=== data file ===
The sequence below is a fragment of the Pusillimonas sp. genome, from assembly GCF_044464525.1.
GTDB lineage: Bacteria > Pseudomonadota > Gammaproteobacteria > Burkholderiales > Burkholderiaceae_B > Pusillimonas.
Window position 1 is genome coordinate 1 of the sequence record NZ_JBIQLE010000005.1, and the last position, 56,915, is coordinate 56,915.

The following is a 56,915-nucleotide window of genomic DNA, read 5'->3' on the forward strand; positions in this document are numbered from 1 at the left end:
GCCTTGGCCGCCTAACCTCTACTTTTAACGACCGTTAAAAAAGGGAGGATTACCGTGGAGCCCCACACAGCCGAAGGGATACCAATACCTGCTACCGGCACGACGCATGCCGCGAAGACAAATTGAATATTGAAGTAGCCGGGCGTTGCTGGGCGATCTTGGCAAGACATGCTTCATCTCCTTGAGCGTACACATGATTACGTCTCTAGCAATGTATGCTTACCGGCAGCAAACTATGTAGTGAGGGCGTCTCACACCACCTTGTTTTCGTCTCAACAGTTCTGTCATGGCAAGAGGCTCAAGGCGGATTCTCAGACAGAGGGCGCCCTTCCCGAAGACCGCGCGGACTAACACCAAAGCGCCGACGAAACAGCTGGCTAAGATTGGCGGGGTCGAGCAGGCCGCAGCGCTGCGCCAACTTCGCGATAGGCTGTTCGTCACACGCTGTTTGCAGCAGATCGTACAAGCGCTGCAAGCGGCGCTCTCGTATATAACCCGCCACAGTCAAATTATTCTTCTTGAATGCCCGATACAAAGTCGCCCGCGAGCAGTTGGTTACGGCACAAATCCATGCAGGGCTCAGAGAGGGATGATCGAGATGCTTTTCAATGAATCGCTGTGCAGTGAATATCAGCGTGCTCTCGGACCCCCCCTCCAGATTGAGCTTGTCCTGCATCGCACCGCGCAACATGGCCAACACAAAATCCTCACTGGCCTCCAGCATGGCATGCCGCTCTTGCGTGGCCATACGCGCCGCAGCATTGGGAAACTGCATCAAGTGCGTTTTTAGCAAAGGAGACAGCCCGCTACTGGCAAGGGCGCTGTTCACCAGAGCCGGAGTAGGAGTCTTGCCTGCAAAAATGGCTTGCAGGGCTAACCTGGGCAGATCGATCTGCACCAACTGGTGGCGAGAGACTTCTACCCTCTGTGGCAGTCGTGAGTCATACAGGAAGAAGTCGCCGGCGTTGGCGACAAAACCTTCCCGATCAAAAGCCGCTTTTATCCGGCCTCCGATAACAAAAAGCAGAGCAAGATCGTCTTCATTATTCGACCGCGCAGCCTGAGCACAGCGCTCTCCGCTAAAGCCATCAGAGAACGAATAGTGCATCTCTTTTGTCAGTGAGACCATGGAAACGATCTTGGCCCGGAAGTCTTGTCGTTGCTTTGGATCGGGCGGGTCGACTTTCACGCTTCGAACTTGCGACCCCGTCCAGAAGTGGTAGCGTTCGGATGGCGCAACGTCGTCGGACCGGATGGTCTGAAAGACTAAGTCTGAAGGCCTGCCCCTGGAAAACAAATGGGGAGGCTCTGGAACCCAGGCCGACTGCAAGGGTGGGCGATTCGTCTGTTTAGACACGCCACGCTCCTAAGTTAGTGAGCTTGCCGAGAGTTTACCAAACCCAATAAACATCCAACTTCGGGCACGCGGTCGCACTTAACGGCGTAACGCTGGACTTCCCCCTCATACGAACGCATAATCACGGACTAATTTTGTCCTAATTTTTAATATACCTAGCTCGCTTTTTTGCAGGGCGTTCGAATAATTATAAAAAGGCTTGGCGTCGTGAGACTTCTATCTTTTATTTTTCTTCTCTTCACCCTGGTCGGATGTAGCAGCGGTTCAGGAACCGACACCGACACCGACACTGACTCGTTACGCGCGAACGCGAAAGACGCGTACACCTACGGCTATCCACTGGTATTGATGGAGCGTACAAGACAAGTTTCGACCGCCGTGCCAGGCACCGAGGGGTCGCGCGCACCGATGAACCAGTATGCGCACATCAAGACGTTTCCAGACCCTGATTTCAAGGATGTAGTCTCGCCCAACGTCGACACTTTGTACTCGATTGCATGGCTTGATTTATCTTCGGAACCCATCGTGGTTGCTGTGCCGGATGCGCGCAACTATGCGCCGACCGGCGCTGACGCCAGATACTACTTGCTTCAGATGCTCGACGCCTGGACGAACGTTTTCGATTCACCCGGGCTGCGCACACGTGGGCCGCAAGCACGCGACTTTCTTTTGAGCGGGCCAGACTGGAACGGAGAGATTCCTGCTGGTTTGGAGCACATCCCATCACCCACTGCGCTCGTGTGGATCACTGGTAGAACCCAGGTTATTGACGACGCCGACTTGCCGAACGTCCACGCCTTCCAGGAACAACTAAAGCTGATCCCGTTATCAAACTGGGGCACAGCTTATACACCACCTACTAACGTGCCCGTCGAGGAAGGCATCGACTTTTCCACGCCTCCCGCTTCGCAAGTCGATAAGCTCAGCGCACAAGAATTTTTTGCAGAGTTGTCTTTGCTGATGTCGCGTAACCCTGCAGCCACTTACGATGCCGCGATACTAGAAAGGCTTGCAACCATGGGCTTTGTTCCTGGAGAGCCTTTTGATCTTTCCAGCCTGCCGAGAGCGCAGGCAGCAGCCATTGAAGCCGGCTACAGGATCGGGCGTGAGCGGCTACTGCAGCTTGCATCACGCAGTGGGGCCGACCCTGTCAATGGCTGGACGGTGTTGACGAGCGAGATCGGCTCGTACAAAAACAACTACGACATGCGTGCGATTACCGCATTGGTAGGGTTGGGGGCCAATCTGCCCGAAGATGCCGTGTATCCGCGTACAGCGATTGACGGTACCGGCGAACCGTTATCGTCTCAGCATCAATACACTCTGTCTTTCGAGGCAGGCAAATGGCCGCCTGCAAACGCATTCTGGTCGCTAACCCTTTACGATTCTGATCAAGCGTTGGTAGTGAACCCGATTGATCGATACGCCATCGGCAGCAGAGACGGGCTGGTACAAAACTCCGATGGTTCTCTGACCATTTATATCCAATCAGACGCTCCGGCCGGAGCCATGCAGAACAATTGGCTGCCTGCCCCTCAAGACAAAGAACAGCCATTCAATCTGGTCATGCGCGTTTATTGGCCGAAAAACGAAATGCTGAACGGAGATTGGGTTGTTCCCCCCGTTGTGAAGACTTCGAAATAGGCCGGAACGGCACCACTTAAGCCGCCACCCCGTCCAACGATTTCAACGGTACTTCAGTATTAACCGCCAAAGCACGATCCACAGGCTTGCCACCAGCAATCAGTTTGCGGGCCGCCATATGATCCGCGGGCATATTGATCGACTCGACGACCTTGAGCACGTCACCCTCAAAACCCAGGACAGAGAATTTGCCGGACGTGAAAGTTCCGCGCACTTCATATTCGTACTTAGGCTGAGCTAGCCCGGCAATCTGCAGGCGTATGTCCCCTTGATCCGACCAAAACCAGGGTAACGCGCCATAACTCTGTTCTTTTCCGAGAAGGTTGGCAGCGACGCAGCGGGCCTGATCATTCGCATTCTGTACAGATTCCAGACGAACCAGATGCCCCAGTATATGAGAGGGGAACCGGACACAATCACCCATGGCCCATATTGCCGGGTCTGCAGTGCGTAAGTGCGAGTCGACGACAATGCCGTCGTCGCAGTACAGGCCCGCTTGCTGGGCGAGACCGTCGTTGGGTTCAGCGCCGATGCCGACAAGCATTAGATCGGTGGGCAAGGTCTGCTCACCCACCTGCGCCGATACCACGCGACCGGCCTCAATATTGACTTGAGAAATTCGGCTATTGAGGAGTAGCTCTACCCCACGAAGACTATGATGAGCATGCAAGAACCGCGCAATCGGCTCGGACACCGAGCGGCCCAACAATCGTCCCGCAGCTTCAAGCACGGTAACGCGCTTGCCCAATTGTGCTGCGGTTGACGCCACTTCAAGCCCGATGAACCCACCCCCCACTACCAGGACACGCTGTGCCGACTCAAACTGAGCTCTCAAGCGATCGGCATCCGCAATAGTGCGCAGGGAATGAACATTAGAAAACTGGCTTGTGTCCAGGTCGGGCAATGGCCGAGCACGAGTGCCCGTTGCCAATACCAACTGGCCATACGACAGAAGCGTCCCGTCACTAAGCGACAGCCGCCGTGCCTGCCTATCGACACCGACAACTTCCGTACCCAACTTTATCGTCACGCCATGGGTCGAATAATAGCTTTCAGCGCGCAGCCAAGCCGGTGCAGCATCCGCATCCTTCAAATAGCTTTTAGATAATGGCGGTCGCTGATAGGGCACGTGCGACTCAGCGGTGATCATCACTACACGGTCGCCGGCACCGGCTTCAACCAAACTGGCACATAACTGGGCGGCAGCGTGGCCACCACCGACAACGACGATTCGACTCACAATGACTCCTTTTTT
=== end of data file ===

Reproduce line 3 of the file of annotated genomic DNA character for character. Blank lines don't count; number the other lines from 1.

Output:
Window position 1 is genome coordinate 1 of the sequence record NZ_JBIQLE010000005.1, and the last position, 56,915, is coordinate 56,915.